• R/LUC/2016/3104, 2 Cremorne Street, Herne Bay. Council has received a resource consent application for 2 Cremorne Street to remove the Pre-1944 dwelling (built in 1919). It is zoned Residential 2b and no new dwelling is included in the proposal. The house is a hip-roofed bungalow, “English” in style. Most bungalows from this time are Californian in influence so the house is unusual in this respect. The heritage memo obtained as part of this application concludes that the house has intrinsic value as well as being an important part of the intact streetscape of the corner of Argyle and Cremorne Streets. I agree with this assessment and have requested public notification of this consent on the same basis as the heritage assessment.
  • R/VCC/2014/41/1, 7 Park Avenue, Variation of conditions. The main changes are to the built-form of the approved dwellings: Reduction from 4-levels to 3-levels and deletion of roof terraces, proposal for north-facing decks. We did not have input into the notification decision for this application.
  • R/LUC/2016/3273, R/REG/2016/3276, 2-8 Anzac Avenue, Auckland Central. New retail, continued operation of commuter car park & new LED billboard. The proposal involves the removal of 8 billboards across the site and the establishment of two new LED billboards on the corner of Anzac Avenue and Beach Road. 14 existing parking spaces will be removed from Beach Road and replaced with five new retail/food and beverage tenancies, and the existing carpark (with access off Anzac Avenue) is proposed to be reconfigured. Dispensation is sought for the new billboards as they are free standing and on a street frontage. Consent is sought for the new buildings, non-ancillary parking, discharge of contaminants and earthworks within 50m of a mana whenua site. Overall, consent is required as a discretionary activity. The Local Board requested limited notification of the LED billboard to any nearby residents who will be able to see the new billboard.
  • R/LUC/2016/2954, 160 Symonds Street, Grafton. Alterations to an existing building including alterations to the existing lift shaft of the Madison apartments. The proposal will result in a volcanic viewshaft infringement. The site is also located within the Upper Symonds Street Character Overlay. The AEE notes “The additional height results in a small area of the amended lift shaft infringing the rolling height plain for Volcanic Cones under the District Plan rules. The area above the plain is triangular shaped with a maximum length of 3.1m, width of 3m and at the highest point is 0.191m (19.1 cm) over the height plain.” The Local Board has a principle of requesting notification of any exceedance of volcanic viewshafts and would normally request public notification of this consent. However, in this case, the effect of the infringement was deemed less than minor given the lift shaft will be screened by the existing buildings of Meridian and Urba buildings and therefore there will be no change to the views of Mt Eden.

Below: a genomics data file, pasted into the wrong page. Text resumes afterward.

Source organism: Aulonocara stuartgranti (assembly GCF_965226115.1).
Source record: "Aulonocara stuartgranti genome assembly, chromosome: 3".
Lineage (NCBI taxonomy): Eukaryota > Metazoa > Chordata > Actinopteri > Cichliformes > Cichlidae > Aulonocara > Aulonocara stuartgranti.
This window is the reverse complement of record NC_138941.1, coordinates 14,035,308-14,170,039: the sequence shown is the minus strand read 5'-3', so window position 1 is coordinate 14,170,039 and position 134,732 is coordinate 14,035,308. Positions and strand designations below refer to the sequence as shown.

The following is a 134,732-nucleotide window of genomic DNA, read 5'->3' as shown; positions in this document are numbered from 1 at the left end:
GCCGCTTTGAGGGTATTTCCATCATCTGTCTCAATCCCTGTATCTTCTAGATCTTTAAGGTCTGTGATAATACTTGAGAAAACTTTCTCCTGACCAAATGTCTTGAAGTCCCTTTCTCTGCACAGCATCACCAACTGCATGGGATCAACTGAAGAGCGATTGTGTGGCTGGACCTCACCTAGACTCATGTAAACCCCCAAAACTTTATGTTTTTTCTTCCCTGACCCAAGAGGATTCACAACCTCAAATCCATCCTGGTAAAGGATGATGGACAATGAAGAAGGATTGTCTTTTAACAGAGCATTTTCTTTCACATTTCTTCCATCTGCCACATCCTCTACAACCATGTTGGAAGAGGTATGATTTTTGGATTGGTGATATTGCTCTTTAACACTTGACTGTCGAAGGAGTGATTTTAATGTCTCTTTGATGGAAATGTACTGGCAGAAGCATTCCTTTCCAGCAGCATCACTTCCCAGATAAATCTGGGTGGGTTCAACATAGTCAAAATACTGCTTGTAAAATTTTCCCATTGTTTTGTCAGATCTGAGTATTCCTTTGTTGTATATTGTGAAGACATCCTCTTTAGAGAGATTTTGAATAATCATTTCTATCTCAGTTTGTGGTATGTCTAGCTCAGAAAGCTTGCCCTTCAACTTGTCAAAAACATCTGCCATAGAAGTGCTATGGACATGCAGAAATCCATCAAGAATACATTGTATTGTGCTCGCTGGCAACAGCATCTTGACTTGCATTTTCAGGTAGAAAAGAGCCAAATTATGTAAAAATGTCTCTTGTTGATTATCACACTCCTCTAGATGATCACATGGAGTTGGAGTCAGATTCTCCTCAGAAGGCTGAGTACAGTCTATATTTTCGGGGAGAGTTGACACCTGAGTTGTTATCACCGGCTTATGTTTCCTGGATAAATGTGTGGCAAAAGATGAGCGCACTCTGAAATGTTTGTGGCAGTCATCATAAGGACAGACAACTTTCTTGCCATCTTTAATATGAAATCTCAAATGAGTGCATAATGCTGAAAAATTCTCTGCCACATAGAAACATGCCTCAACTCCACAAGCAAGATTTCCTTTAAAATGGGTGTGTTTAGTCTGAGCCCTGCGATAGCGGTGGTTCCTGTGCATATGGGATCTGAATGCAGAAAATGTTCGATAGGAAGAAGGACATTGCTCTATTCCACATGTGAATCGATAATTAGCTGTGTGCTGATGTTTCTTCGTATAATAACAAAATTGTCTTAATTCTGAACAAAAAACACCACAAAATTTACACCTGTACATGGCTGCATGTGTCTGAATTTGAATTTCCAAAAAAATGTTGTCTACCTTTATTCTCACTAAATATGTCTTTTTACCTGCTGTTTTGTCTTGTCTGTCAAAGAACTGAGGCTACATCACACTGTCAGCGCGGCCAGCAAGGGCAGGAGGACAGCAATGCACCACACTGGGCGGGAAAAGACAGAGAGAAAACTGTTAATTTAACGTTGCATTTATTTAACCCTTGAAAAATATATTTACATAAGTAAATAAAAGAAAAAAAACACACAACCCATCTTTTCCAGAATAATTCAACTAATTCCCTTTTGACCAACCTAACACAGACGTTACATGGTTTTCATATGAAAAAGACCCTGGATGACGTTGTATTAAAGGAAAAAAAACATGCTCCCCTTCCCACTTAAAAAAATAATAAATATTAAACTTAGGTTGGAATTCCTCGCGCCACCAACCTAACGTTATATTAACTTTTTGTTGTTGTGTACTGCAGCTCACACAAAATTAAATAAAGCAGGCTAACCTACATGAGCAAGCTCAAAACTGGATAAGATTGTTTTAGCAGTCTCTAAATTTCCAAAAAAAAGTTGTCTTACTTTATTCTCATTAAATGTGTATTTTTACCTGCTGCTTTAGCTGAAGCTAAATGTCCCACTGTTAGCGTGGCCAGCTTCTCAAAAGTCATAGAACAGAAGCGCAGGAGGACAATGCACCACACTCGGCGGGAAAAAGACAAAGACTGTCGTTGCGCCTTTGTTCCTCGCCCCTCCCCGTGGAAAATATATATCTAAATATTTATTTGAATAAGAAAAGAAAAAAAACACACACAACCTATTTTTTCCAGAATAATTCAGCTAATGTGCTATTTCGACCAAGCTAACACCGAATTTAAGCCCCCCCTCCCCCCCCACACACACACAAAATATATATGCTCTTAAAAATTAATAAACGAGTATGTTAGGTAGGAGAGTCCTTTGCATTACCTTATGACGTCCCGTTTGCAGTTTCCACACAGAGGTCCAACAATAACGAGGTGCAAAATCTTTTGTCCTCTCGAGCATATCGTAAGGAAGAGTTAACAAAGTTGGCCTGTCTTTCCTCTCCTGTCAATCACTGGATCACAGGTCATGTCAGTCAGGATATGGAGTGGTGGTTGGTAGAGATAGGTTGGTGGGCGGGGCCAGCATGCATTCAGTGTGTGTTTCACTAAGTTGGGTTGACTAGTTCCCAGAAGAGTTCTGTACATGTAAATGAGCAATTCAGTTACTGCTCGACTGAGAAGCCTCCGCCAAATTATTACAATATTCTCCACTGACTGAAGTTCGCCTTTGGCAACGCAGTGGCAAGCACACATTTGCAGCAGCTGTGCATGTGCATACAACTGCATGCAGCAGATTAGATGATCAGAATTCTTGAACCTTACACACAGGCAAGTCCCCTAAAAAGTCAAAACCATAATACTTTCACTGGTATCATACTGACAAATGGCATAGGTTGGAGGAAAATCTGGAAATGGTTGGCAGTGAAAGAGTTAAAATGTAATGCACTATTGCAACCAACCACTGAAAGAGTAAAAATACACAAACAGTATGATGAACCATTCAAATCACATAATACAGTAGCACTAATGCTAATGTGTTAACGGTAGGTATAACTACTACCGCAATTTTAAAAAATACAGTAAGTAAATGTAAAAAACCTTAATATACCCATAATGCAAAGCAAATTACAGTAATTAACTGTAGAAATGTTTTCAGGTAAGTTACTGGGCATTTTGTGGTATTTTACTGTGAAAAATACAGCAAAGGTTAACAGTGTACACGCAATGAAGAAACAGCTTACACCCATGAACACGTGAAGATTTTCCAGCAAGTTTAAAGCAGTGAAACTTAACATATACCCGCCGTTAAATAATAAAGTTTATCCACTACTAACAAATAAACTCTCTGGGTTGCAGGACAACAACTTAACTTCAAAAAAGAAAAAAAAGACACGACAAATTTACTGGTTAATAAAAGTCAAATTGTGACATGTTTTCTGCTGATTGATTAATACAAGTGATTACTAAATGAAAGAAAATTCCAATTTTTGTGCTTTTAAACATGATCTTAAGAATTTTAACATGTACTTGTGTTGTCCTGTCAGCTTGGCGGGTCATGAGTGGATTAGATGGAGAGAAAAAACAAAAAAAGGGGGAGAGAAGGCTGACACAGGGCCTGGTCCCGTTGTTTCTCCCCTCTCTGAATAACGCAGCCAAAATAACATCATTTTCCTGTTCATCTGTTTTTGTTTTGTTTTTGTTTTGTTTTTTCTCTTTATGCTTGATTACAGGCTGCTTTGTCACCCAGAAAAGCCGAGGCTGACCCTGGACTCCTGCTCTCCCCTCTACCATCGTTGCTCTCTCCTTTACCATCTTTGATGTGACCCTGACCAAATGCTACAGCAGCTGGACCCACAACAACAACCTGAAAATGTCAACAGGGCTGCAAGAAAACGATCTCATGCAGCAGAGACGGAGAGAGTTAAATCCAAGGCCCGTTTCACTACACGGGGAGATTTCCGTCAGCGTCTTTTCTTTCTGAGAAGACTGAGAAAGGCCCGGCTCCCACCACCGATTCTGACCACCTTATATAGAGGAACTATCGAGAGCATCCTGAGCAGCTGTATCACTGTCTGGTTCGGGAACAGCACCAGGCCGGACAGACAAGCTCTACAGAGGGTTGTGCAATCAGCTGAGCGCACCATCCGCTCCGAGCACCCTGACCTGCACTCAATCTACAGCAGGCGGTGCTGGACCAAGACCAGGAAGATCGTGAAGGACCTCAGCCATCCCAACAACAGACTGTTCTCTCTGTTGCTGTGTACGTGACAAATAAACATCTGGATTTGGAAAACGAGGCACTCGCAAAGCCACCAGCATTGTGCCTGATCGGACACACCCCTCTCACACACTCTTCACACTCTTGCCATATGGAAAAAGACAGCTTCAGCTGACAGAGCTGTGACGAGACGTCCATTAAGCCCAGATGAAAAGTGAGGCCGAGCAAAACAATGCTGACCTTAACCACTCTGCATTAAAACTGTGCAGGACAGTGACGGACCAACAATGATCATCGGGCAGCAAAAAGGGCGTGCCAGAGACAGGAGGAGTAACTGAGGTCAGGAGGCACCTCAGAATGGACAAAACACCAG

• R/VCC/2016/1854/1, 442 Karangahape Road, Auckland. Application to change condition 1 of approved Resource Consent R/LUC/2016/1854 The additional built form will infringe the volcanic view protection shaft by 600mm. Consent is required to accommodate this overrun. There are rules within the District Plan and Proposed Auckland Unitary Plan that preclude the development from being publically or limited notified if it were being assessed as a restricted-discretionary activity. However, as a discretionary activity by virtue of being a s127 application, there are no rules that preclude notification such that an assessment in this regard is required. The Local Board has a principle of requesting notification of any exceedance of volcanic viewshafts so we requested public notification of this consent.
  • R/VCC/2014/3820, 5 Rose Road, Ponsonby. The application is a variation to consent conditions to change the following: air conditioning vents on the roof; a revised design of the sign and minor changes to the street facing façade; a new illuminated sign for the premise on the eastern elevation. The subject site is within the Ponsonby Centre Plan Area. The intensity of the activity, in terms of number of persons, number of staff and the parking space infringement has not been proposed to change. As this is an application to change condition 1 of the original resource consent which has permitted this activity, the proposal will be assessed as a discretionary activity.
  • R/LUC/2016/2179/1, 7 Rose Road, Grey Lynn. Demolish the existing building and develop a three level commercial/retail building. We did not have input into this notification decision.